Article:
I’ve had the pleasure of following Carla Knopp’s blog for a while now. She’s been posting thoughts about her painting and her business that are incisive and intimate. The fascinating structure behind her studio practice is how one part feeds into the other, how she finds ideas in both the atelier and the business parts of her art life. Lately, Carla’s been struggling with some wonderful shaped abstractions, bringing us in to her process and practice on the blog. I asked Carla if she would drop some thoughts about Style vs Brand, and she attacked it by thinking creatively and practically about how one might work style and brand in the real world:
After ranging around mentally, I focused in on an artist’s use of branding, but in very general marketing terms. As I read your well-reasoned thoughts on Postmodernism and on market-driven creative production, I experience a split screen in my own comprehension. It’s very similar to conflicting considerations I have in the studio. I don’t believe I’ve explained this conflict here very well (yet), but rather am putting forth the idea that a market perspective can benefit an artist’s art-making. This influence can also create conflict and contradiction, but how certain decisions will play in a public/market arena is a worthy consideration.
CK Blitzkrieg 2010: “One Artist, Five Shows”
This is my fantasy marketing gimmick. I throw myself an audacious multi-venue exhibition, showing five distinct bodies of work, all of which were simultaneously created by one artist (me) over a few of year’s time. Keep in mind the background here. I’ve been laying low in the Indy art scene for nearly a decade. There is no real consistent scene here, but rather a 3-5 year cycling of current players. I’m three cycles back and no longer on many radars. This scheme is a sink (backlash) or swim play for instant recognition. It’s a public branding.
This exhibition idea also markets and reveals a truth. Many artists are exploring ideas, not just creating product. This exhibition reveals insight into the creative process. It shows five creative meanders, each a distinctive investigation by the artist, and each part of an ongoing parallel development. This public projection brands by framing the unknowable. It’s about marketing truth; creating a public lens which exposes the realm of personal discovery.
Documentation for these shows further utilizes this ‘truth via marketing’ approach. Five show catalogues are available for individual purchase, or as a boxed gift set for $xxx 🙂
Each catalogue offers earnest dialogue regarding that body of work….and so on.
I struggle to control my desire-motivated marketing impulses, but I don’t entirely discount the value of them. I want to include a “hard public parts” perspective in my art-making. Marketing requires a vibrant active type of energy and thought, and it’s beneficial to maintain a peripheral awareness of how we and our work play to an audience of skimmers. This doesn’t necessarily make us scammers (though it may tempt us).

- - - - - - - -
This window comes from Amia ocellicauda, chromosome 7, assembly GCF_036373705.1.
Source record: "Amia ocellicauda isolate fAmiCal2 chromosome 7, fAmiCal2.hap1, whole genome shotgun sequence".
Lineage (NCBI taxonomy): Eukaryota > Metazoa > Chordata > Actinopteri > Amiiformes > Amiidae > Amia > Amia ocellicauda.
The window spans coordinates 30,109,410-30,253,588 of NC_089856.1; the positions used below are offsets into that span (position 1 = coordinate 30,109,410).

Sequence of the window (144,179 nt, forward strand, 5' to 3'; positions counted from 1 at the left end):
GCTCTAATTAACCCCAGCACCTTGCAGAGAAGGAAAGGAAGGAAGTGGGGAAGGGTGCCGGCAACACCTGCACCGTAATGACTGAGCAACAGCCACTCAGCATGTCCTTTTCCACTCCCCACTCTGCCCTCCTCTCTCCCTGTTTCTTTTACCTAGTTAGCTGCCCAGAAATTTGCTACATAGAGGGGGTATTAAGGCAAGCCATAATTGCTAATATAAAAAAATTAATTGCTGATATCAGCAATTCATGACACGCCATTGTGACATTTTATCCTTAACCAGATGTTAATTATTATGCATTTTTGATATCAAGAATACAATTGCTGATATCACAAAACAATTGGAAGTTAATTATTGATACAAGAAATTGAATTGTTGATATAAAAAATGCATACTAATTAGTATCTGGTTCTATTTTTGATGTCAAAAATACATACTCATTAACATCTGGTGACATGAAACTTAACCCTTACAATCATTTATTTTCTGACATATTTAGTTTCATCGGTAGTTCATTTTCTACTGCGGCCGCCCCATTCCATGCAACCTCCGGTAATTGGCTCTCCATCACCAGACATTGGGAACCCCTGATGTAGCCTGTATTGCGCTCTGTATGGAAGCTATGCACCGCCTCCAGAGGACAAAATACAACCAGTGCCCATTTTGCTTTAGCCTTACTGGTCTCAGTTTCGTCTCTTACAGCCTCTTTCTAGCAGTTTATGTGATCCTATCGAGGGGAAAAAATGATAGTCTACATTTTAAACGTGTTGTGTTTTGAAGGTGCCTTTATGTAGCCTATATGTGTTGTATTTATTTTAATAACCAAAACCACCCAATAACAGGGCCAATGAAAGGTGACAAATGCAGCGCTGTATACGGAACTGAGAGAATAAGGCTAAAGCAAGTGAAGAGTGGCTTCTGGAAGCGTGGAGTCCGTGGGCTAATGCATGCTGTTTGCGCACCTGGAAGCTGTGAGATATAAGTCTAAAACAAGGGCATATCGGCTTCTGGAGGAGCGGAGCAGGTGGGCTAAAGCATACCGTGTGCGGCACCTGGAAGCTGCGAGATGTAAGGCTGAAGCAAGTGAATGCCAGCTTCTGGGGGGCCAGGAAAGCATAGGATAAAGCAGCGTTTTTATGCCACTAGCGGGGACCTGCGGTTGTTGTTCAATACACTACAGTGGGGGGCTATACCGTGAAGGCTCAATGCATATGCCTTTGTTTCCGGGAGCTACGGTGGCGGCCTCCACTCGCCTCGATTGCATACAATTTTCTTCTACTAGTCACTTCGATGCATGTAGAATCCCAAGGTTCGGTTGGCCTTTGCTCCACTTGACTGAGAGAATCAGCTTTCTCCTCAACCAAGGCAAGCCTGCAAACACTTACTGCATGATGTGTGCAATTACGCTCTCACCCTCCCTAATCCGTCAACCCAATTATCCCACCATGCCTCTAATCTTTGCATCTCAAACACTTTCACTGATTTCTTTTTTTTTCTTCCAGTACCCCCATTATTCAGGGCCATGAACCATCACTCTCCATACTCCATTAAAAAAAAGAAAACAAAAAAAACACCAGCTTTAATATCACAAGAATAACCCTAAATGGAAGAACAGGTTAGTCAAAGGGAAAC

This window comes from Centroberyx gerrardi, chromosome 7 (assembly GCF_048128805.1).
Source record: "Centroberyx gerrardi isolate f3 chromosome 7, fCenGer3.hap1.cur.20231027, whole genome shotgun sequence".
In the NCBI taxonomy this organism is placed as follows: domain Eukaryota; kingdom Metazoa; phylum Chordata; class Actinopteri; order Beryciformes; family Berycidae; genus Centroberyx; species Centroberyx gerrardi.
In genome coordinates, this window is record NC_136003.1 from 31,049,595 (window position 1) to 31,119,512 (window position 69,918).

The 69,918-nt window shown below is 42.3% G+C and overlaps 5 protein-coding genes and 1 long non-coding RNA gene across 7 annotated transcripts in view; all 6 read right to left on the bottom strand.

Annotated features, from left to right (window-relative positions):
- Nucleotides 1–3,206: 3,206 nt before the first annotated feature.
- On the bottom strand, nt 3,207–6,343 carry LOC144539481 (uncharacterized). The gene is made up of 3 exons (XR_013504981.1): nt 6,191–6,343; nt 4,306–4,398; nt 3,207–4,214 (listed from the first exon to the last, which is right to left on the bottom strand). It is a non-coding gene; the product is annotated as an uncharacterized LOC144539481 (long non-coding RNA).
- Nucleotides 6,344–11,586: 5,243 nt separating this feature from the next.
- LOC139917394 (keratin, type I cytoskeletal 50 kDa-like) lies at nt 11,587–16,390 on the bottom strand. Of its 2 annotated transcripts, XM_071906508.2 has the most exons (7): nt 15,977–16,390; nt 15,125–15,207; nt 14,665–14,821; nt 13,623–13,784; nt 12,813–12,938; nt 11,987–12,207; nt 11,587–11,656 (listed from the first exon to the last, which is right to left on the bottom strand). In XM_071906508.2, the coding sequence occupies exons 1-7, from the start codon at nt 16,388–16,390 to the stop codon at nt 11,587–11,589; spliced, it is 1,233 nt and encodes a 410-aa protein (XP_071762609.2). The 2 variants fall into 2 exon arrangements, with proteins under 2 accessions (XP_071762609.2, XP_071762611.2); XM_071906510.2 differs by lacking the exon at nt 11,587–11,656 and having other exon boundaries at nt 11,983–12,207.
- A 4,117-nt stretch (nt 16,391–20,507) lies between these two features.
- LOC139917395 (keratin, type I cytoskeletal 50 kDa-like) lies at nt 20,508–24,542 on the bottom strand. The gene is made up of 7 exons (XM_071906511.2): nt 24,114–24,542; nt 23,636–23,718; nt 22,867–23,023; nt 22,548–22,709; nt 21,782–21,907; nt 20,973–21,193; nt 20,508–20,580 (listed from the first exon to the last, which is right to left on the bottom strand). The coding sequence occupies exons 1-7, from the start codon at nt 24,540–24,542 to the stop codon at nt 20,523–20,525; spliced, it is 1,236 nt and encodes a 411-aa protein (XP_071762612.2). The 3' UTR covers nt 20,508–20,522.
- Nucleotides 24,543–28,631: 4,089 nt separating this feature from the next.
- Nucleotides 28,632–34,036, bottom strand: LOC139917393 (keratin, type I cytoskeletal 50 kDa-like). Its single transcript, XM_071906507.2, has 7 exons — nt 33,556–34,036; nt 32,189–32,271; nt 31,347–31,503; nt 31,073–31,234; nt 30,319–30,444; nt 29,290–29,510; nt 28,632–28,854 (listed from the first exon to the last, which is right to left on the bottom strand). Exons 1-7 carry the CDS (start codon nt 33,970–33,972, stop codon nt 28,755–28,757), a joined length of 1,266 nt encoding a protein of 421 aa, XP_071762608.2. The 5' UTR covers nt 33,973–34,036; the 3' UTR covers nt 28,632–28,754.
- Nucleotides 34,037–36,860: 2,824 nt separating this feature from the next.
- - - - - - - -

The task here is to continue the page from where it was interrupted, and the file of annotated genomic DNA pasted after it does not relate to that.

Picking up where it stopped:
A brand provides a framework for comprehension. It may represent truth, hype, or both.
When used as part of an inductive creative process, branding and market perspective can benefit an artist’s work. It allows a public perspective, along with one’s more personal considerations, to inform the making and presentation of one’s work. Here commercial success is not the primary motive, nor is it excluded. Rather, the reality of the work’s market presentation plays alongside its artistic evolution, all part of a process-fueled creative endeavor. This broadens an artist’s working arena without necessarily changing motive. It’s still a quest for artistic discovery.
A brand may also be developed deductively, based on what is knowable and predictable. An artist can calculate for art world success. The thrill of creative achievement is ready to reap, unencumbered by the tedious process of abstracted meander. The goal is to create an “interesting” product, and the method for this is straightforward. Do what you think/know works. Oh yeah, and the prize is fame and fortune.
As an observer, it’s good to distinguish the reasons for which we value art. Marketing can seduce and manipulate our experience, and we should know how and when this happens. Clarity begets comprehension.
An artist may do better with more permissive, even compromised rationales. A softening of one’s discernment, at least for periods of time, may benefit creative direction/impetus.
I do want to show the separate bodies of work simultaneously, or nearly so, but I would greatly temper the ‘Blitzkrieg’ presentation, starting with a change in the show title. I’d refine the promotion from an obnoxious identity-fest, and more towards a process-revealing offering. The ‘home town big splash in a little pond’ mentality is petty and already has me cringing. I’d hone the entire promotion to more accurately frame the diversified creativity motive/motif, and also to present a more positive brand for myself, one which I can personally stomach. I think this type of flirtation with grandiosity is natural and honest, and its indulgence generates vibrancy in one’s work. We can always rethink and backtrack and cull the detritus. This sort of self-indulgence helps us define value.
I go through a similar process when painting, where an external, top-down perspective influences and sometimes battles more internal bottom-up decision-making. As difficult and self-hate-inducing as it is, I want to work with this ambition, and not excise it.
For More about Carla check out her website.